Other species of Pseudacteon phorid flies are being studied. Because species differ in their behavior (some species occur mainly on disturbed ant mounds and others are attracted to foraging trails), host size preference (some prefer smaller workers and vice versa, time of attack during the day (some attack more during midday and some attack early morning and late evening) and seasonality (in South America species vary in peak populations through the year), multiple species will need to be released and established before suppression, as seen in South America, may be achieved.
Will Pseudacteon phorid flies eradicate red imported fire ants?
No. In South America, where all 20 or so species of Pseudacteon phorid flies that attack and parasitize red imported fire ants, at a maximum only 3% or less of the worker ants in a colony are parasitized – and good sized colonies contain roughly 200,000 ants! So, the likelihood that even one ant colony will be eliminated by the parasitic flies is unrealistic. Instead, the fly’s ability to suppress foraging workers’ surface activity during daylight hours will hopefully allow competing native ant species to get out to forage for food and, establish and grow their colonies, so they can better compete with the fire ant. In short, these natural enemies have the potential to restore the balance of nature back towards our native and competitor ant species. That said, this effort would be unsuccessful if native ants are eliminated. Sustainable suppression potentially provided by these flies will benefit wildlife and agricultural areas where use of insecticide treatments will not be desirable, justified or sustainable.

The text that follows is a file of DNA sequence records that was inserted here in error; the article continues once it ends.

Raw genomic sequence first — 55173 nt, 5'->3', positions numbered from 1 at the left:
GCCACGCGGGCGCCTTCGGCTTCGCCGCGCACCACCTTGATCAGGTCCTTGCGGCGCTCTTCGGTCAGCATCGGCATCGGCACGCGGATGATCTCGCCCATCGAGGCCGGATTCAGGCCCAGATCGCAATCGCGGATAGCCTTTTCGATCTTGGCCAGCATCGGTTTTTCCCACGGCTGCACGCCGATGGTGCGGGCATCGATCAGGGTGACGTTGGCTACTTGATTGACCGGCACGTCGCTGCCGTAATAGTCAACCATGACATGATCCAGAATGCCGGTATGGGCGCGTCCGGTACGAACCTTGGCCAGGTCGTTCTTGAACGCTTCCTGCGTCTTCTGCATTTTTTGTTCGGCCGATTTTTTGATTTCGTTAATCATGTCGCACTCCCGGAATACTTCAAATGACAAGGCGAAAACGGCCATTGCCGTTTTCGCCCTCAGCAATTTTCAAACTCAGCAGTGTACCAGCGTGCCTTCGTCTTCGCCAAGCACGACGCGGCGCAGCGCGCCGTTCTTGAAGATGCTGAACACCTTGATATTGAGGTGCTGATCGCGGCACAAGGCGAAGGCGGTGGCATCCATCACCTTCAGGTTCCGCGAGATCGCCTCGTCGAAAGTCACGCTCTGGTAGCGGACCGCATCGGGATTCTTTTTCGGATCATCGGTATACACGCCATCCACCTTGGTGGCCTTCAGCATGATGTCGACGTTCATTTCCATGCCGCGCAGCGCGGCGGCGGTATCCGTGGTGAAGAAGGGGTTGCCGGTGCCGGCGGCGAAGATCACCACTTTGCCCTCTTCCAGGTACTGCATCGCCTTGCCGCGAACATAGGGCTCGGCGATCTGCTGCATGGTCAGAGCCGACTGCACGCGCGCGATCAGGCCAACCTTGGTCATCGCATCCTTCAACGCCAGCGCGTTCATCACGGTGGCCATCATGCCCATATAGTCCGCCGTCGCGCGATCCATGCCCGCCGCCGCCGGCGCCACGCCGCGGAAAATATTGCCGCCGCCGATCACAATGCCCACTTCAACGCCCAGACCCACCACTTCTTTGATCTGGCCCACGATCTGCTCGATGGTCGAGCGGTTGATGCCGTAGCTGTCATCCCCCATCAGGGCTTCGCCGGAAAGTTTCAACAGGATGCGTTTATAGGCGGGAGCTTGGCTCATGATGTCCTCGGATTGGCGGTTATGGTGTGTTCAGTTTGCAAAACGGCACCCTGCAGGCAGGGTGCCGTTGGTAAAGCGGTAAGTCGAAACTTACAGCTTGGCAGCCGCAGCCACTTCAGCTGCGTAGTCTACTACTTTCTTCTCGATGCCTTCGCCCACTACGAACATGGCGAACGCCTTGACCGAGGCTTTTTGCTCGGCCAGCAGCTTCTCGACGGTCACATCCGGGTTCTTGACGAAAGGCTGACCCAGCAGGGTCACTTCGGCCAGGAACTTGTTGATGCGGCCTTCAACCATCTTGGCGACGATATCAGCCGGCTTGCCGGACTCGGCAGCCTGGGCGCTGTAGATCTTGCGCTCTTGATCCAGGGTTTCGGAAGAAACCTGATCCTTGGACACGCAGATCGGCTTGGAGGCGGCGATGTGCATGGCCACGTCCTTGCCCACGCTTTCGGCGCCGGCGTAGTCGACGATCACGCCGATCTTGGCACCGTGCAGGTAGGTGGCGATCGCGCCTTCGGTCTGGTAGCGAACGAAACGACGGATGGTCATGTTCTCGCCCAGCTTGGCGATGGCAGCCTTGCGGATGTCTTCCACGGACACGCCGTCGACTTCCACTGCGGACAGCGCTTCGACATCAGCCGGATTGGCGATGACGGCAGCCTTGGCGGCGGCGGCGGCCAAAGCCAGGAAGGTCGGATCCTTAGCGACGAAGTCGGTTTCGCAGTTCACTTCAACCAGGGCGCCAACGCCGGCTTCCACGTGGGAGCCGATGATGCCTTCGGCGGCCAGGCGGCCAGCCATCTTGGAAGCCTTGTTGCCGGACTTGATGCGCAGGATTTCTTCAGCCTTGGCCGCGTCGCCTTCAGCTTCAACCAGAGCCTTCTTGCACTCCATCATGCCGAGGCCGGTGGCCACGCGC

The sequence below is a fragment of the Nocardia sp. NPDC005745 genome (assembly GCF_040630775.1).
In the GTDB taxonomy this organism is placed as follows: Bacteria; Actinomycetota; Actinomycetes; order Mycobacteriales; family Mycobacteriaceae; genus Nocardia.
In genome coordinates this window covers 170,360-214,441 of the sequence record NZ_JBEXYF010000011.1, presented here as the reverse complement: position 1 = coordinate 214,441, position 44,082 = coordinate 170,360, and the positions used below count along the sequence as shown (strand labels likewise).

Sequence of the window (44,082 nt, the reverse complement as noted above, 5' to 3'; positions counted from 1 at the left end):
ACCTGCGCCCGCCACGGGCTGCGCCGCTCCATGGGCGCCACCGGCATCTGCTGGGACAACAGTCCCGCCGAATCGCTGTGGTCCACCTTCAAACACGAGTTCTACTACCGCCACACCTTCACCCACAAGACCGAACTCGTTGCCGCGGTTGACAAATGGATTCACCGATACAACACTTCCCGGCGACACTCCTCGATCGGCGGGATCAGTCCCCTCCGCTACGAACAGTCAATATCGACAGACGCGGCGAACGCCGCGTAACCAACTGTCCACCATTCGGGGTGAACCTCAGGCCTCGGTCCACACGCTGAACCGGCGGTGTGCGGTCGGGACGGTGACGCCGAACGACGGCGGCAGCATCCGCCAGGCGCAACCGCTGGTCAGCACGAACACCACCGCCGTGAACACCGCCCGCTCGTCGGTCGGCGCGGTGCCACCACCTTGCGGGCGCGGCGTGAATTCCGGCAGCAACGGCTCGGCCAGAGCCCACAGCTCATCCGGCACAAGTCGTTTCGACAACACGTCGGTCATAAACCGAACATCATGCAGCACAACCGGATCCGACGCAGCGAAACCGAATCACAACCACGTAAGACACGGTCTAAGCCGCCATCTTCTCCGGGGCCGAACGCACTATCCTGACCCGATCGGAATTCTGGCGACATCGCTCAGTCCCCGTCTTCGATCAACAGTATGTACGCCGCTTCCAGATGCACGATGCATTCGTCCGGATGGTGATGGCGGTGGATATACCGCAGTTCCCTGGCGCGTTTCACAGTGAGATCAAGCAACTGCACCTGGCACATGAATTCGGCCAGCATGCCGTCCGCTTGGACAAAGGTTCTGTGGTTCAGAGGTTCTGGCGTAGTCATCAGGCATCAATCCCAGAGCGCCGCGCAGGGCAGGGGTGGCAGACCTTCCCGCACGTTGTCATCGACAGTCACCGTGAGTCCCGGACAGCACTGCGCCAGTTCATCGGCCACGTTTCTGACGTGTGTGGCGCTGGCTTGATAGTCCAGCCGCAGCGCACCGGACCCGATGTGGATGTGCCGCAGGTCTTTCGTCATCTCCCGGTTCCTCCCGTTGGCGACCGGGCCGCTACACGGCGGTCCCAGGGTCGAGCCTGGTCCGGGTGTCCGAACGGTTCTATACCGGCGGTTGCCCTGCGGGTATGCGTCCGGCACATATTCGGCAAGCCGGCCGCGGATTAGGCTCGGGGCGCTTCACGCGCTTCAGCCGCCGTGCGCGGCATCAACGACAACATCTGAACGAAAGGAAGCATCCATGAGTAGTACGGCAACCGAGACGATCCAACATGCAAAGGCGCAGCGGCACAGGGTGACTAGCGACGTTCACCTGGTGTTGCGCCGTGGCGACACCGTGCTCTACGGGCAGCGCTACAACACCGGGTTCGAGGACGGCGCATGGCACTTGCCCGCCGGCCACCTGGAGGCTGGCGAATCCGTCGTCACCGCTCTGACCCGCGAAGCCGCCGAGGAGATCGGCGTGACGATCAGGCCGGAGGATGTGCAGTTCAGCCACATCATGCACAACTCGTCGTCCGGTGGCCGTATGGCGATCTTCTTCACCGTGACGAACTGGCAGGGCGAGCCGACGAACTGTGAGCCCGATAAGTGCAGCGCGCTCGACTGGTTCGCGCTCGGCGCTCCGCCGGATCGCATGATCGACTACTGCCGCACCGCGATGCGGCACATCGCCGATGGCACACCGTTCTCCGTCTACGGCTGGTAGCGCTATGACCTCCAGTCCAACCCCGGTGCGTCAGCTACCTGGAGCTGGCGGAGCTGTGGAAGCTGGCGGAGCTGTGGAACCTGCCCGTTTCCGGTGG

Will phorid flies attack other organisms?
Only other ants in the fire ant genus, Solenopsis, may be attractive to the phorid fly species being released, but most species are very host specific – even between red and black or hybrid imported fire ants. No other organisms are known to be hosts and because the flies require the ant’s head capsule as their pupal case, they are unable to reproduce without the ants.
Where do phorid flies occur today?
Species established are spreading 10 to 15 miles each year, so keeping up with where they are is difficult. In 2009, one or more phorid fly species had established in the entire states of Alabama and Florida (see national distribution maps, Figures 4 and 5), and establishment in other southern states is expected within a few years. See the next section, Phorid Fly Distribution Maps, or use this interactive map.
The microsporidian pathogen Kneallhazia (=Thelohania) solenopsae infects the red imported fire ant, Solenopsis.invicta, and the black imported fire ant, Solenopsis richteri (Sokolova and Fuxa 2008). In Argentina, about 13 percent of fire ant colonies have been found to be infected (Briano et al.2006). Surveys in the U.S. did not detect this disease organism until 1996, when it was discovered in Florida. Since then, K. solenopsae has also been found and/or released in most fire ant infested southeastern United States (Knutson & Drees 1998, Milks et al. 2008).